The second step in Joseph Campbell’s “Hero’s Journey” is “The Call to Adventure”. This is put into motion in Deadpool after Wade Wilson collapses and is diagnosed with cancer. A recruiter approaches the character to a secret program that is billed as a “superhero program” that can cure Wade’s condition. Wade initially refuses the treatment, which is Campbell’s step three: “Refusal of the Call”. Sitting up with his fiancé still asleep in bed beside him, he decides to do what is best for her, and accept the super-hero path to salvation.
Deadpool is a non-linear movie, so Campbell’s fourth step is actually revealed much earlier in the film than in the actual timeline. The audience is introduced to Colossus, who at first tries to force Deadpool into the role of hero, but Deadpool is single-mindedly intent on retribution. It is not until Wade’s fiancé is kidnapped that Deadpool accepts help from his mentor and becomes the hero everyone knew he could be.
Through Wilson’s transformation from mortal to mutant, the viewer sees Campbell’s fifth step, “Crossing the Threshold” fulfilled. Wade makes the decision to become a superhero for salvation, but it does not quite work out as planned. During the transformation, the audience is introduced to the antagonist of the film Frances (aka Ajax) who reveals through the transformation that he is not becoming a super-hero at all, but rather a super slave. Amid the metamorphosis, our hero becomes horribly disfigured, and Frances alludes to the fact that he could fix his disfigurement but will not. Instead of submitting to becoming a slave, Wilson burns the building down but due to his restorative mutation, is able to survive the fire, and thus begins his journey of vengeance.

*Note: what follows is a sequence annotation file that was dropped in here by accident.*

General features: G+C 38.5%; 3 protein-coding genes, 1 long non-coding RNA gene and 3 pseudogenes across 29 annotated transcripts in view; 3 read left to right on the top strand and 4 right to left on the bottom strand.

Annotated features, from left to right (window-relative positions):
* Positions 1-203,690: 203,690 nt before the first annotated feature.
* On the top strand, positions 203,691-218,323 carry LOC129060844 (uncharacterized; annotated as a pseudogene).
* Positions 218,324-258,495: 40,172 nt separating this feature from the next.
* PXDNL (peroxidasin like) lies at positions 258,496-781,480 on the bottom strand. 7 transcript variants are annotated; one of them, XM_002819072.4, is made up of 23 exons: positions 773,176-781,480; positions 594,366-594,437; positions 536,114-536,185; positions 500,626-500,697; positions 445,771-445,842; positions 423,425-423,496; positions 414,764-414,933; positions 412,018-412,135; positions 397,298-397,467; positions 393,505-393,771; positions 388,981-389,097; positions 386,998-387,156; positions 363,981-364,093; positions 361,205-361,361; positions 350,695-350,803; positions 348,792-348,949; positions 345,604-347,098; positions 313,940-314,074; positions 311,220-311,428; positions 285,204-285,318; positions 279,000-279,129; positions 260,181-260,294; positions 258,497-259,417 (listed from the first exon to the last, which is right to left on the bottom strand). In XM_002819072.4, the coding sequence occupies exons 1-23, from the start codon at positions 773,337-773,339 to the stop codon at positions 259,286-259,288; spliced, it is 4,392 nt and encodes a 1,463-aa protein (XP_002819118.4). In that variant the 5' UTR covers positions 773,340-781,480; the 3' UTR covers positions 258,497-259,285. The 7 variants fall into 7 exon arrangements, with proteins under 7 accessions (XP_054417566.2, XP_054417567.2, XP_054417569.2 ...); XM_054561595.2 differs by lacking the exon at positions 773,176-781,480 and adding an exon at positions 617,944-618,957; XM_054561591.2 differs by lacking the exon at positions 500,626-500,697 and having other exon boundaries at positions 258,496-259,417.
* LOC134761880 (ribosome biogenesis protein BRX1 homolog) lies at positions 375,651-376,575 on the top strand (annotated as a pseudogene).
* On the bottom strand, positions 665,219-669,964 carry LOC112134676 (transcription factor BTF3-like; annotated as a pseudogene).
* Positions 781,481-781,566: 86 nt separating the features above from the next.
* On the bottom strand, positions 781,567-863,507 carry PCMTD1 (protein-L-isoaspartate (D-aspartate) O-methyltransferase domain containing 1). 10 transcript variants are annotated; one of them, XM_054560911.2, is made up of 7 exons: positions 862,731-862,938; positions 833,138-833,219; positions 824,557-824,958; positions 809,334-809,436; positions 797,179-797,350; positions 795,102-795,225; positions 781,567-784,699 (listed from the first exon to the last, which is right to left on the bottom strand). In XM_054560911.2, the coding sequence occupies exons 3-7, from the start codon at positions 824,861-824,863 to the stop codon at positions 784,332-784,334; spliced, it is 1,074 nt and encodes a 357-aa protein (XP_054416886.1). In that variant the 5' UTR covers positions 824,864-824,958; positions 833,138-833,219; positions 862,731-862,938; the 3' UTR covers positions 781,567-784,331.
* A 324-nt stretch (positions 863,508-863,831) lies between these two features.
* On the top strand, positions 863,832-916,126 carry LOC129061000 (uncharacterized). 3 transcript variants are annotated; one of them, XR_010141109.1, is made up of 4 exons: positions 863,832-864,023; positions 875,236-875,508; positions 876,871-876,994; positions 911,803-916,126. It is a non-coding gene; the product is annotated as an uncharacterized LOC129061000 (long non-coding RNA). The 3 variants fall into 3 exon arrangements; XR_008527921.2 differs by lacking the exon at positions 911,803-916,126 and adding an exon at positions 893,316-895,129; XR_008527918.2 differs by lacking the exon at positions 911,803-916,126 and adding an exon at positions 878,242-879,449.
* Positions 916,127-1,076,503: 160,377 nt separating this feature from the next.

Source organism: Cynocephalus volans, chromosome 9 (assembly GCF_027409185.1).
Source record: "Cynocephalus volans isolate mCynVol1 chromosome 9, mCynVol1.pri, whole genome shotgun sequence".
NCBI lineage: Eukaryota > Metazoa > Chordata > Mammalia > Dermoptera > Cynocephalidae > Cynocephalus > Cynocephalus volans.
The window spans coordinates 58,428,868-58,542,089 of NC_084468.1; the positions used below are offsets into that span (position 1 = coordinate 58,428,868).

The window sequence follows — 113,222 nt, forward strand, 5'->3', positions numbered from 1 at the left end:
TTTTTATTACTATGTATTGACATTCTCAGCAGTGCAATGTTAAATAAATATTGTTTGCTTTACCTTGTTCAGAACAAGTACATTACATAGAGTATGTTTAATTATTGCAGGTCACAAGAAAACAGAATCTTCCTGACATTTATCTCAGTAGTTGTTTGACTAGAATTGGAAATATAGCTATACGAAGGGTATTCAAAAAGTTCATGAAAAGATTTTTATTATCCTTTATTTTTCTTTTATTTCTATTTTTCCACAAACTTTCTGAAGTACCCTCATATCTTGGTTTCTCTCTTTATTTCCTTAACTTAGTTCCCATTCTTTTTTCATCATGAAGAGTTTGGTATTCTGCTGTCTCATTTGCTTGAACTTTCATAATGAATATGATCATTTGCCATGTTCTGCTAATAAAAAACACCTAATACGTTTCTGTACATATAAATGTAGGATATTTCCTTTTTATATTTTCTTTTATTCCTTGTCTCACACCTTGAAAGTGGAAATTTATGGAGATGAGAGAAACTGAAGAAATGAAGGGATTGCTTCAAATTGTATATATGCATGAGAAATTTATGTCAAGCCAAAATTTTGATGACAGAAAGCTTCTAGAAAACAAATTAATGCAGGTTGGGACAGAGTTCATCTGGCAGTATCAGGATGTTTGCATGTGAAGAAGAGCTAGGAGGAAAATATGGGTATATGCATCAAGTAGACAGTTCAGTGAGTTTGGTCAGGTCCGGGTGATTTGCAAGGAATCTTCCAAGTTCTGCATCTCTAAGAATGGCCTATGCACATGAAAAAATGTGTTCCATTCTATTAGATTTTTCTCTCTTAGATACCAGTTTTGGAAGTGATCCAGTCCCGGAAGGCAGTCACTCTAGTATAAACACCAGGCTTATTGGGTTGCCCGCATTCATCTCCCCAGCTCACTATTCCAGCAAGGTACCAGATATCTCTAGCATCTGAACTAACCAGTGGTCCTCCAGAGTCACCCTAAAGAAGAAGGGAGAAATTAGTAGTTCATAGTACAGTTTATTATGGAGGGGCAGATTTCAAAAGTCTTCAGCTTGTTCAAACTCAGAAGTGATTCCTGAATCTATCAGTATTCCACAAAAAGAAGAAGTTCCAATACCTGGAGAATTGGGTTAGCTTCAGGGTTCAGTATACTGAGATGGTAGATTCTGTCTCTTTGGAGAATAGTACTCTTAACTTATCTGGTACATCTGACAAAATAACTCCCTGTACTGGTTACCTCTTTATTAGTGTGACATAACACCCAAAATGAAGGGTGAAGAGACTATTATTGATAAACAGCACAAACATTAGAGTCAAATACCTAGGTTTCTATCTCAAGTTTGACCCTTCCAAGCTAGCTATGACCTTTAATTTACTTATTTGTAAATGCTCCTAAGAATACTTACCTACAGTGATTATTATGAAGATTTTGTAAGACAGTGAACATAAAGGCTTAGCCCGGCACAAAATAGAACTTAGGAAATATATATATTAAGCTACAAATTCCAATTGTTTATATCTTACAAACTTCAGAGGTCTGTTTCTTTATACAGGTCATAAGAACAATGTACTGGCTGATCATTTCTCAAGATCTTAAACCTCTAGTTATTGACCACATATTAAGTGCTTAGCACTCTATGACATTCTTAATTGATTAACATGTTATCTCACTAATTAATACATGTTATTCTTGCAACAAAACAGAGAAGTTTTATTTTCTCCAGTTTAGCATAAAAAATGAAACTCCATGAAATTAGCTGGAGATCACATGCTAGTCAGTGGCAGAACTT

In the non-linear world of Deadpool, Campbell’s step six “Tests, Allies, and Enemies” is revealed very early on in the movie. Before the audience even knows why Deadpool is trying to kill his adversary, he is thwarted in his efforts by the character who will eventually become his mentor. This is also, where the viewer first learns the extent of Deadpool’s regenerative powers, which have made him immortal.
When Wade learns that his fiancé is in mortal danger, Campbell’s step seven the “Approach” unfolds. Wade must face his fear of rejection from the only person on earth that he truly loves. Unfortunately, he is more fearful of rejection and he fails to warn his beloved of the threat on her life before it is too late. His cowardice allows his nemesis the time he needs to kidnap Vanessa putting her life at risk.